1. What is your opinion on a display with a to-do list and a photo display for people with dementia? I am convinced that for people with beginning dementia a good and simple way is to get a grip on their life and even could therefore live longer by themselves. People with advanced dementia will benefit from the pictures.

2: What could be problems for the users? If the concept will be in English, it will be a problem for Dutch users. For some people with dementia verbal instructions will be better, while for others it is better to use non-verbal instructions like pictograms.

3: In what way would this help with reducing loneliness and increasing independence? It will increase independency because people will keep a clear daily structure. The question is the extent to which and for how long it will help them, because if people with dementia for example forget to cross off the activity while already having done the task, then it does not work anymore. However, for people with starting dementia it will have value. The photo display will be of value for people with all stages of dementia. Pictures evoke memories and memories will give pleasurable feelings.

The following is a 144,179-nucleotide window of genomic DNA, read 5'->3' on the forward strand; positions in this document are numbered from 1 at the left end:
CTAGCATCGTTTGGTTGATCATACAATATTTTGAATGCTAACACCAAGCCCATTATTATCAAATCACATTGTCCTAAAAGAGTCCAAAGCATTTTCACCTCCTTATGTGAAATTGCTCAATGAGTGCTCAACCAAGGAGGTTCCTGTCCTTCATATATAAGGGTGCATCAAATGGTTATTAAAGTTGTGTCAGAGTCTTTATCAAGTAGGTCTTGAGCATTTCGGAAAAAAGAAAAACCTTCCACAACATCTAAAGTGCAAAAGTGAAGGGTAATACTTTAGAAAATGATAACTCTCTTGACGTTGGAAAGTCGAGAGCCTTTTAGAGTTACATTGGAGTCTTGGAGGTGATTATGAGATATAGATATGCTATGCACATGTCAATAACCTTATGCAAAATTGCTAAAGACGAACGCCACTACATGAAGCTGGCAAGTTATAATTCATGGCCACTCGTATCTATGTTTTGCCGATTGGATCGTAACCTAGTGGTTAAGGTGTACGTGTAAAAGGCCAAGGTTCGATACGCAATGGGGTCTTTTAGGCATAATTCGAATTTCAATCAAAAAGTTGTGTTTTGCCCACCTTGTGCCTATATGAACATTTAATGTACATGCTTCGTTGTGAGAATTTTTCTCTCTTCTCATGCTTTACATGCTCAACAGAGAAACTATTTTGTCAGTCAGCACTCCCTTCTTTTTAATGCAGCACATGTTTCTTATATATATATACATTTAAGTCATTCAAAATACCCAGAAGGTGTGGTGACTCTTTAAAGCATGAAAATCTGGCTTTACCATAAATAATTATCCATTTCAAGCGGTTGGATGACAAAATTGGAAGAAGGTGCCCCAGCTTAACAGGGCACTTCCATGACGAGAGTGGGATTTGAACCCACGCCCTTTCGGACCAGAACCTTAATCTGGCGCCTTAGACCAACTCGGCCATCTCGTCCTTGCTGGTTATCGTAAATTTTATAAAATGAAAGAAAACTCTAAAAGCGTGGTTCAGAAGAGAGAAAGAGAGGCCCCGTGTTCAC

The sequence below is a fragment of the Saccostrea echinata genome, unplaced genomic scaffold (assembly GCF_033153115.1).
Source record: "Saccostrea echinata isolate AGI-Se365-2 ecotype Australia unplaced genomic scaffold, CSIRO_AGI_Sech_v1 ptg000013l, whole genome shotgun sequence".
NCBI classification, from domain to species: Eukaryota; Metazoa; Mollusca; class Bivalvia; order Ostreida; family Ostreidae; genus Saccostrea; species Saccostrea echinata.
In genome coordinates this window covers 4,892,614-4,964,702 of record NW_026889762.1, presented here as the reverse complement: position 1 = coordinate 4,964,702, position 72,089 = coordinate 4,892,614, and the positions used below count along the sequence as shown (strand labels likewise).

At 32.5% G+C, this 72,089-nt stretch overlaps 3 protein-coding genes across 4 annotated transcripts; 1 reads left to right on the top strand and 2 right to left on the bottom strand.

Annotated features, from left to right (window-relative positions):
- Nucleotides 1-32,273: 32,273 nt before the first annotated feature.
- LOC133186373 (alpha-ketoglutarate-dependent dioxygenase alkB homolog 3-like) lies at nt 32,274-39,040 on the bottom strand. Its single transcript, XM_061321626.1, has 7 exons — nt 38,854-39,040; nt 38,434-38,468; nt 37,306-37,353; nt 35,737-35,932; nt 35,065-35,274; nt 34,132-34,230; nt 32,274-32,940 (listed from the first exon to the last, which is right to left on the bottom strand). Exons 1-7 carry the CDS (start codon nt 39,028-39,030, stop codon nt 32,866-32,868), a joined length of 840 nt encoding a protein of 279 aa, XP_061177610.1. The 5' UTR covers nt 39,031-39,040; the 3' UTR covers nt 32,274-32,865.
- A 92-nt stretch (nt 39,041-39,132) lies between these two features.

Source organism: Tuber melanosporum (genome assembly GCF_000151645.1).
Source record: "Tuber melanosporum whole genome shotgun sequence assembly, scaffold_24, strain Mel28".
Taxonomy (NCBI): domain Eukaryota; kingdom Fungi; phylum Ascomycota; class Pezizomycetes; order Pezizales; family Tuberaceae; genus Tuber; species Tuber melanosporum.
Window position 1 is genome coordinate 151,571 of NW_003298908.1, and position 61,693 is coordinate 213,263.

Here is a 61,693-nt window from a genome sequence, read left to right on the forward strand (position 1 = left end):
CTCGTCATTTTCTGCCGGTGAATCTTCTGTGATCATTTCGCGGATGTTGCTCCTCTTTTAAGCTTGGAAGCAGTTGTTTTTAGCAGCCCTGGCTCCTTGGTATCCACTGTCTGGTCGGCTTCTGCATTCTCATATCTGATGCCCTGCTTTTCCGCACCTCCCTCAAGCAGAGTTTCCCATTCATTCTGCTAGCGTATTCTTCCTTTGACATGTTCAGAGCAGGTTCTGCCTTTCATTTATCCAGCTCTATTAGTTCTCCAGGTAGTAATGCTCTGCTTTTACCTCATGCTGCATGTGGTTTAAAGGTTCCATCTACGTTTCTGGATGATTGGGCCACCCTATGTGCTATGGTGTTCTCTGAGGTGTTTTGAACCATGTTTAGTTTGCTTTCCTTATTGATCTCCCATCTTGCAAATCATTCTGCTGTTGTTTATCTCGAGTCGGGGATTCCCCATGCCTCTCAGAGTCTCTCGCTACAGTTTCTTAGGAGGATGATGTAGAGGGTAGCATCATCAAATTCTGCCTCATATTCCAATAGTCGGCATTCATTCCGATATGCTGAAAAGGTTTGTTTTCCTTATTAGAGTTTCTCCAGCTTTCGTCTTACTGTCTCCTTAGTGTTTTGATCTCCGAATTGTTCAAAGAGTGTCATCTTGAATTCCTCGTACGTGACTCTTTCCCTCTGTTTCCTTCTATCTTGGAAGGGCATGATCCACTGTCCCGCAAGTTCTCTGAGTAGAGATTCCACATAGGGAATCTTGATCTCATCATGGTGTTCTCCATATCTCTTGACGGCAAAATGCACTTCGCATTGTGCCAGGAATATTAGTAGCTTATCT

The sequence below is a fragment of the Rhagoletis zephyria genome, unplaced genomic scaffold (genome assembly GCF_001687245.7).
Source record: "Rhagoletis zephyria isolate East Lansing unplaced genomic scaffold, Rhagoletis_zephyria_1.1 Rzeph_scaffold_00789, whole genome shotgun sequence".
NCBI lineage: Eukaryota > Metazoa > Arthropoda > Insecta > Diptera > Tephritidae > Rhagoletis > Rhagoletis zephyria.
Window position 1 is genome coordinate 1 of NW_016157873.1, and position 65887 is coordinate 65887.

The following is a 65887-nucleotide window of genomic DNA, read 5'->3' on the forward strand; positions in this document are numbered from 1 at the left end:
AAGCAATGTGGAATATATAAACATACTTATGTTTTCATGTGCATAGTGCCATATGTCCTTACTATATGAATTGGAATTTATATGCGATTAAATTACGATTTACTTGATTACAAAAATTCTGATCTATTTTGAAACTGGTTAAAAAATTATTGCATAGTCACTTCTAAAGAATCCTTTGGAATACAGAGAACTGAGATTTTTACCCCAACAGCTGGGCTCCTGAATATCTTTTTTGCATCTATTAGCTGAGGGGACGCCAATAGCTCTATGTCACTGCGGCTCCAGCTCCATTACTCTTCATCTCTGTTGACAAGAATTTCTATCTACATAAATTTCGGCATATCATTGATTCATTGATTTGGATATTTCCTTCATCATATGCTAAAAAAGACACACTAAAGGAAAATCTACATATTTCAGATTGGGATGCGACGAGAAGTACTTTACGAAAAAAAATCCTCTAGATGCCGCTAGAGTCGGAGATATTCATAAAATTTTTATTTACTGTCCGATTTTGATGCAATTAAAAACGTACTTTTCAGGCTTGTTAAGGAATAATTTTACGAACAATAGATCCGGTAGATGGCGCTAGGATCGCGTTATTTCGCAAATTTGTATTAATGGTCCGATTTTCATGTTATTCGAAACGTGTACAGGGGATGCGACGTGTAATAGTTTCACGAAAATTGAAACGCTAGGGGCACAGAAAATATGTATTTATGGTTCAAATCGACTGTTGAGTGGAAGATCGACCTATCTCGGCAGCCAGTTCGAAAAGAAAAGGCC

Other remarks

The simpler, the better. So it is of added value that the display does not have to be locked or unlocked. And an improvement on the concept would be to work with pictograms. So for dinner a pictogram of cutlery for example.


Deciding on the subject